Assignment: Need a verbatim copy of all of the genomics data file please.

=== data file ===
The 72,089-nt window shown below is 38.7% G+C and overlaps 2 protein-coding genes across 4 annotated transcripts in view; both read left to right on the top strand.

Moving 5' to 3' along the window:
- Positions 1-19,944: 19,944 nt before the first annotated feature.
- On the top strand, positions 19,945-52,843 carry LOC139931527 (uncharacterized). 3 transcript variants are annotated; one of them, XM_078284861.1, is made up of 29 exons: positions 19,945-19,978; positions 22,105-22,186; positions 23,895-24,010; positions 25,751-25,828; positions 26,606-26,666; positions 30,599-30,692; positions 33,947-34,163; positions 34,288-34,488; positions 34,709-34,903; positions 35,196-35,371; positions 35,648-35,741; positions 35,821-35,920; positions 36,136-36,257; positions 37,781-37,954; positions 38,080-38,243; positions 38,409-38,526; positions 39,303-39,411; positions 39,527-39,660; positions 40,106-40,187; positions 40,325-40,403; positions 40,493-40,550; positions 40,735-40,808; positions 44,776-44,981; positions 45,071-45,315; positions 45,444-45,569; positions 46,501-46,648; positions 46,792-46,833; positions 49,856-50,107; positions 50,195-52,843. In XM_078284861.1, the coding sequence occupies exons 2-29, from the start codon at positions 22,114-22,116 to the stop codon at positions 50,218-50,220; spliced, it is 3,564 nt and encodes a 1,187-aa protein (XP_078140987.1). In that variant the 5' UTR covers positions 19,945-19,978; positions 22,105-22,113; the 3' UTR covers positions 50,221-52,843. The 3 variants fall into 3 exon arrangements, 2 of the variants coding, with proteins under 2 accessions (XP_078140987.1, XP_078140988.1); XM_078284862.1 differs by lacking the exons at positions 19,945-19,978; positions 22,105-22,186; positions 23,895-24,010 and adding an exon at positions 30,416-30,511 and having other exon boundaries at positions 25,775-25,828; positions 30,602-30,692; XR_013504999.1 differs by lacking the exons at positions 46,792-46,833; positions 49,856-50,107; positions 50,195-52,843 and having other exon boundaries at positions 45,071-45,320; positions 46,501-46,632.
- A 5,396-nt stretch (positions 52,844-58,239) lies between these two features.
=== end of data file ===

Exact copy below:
The 72,089-nt window shown below is 38.7% G+C and overlaps 2 protein-coding genes across 4 annotated transcripts in view; both read left to right on the top strand.

Moving 5' to 3' along the window:
- Positions 1-19,944: 19,944 nt before the first annotated feature.
- On the top strand, positions 19,945-52,843 carry LOC139931527 (uncharacterized). 3 transcript variants are annotated; one of them, XM_078284861.1, is made up of 29 exons: positions 19,945-19,978; positions 22,105-22,186; positions 23,895-24,010; positions 25,751-25,828; positions 26,606-26,666; positions 30,599-30,692; positions 33,947-34,163; positions 34,288-34,488; positions 34,709-34,903; positions 35,196-35,371; positions 35,648-35,741; positions 35,821-35,920; positions 36,136-36,257; positions 37,781-37,954; positions 38,080-38,243; positions 38,409-38,526; positions 39,303-39,411; positions 39,527-39,660; positions 40,106-40,187; positions 40,325-40,403; positions 40,493-40,550; positions 40,735-40,808; positions 44,776-44,981; positions 45,071-45,315; positions 45,444-45,569; positions 46,501-46,648; positions 46,792-46,833; positions 49,856-50,107; positions 50,195-52,843. In XM_078284861.1, the coding sequence occupies exons 2-29, from the start codon at positions 22,114-22,116 to the stop codon at positions 50,218-50,220; spliced, it is 3,564 nt and encodes a 1,187-aa protein (XP_078140987.1). In that variant the 5' UTR covers positions 19,945-19,978; positions 22,105-22,113; the 3' UTR covers positions 50,221-52,843. The 3 variants fall into 3 exon arrangements, 2 of the variants coding, with proteins under 2 accessions (XP_078140987.1, XP_078140988.1); XM_078284862.1 differs by lacking the exons at positions 19,945-19,978; positions 22,105-22,186; positions 23,895-24,010 and adding an exon at positions 30,416-30,511 and having other exon boundaries at positions 25,775-25,828; positions 30,602-30,692; XR_013504999.1 differs by lacking the exons at positions 46,792-46,833; positions 49,856-50,107; positions 50,195-52,843 and having other exon boundaries at positions 45,071-45,320; positions 46,501-46,632.
- A 5,396-nt stretch (positions 52,844-58,239) lies between these two features.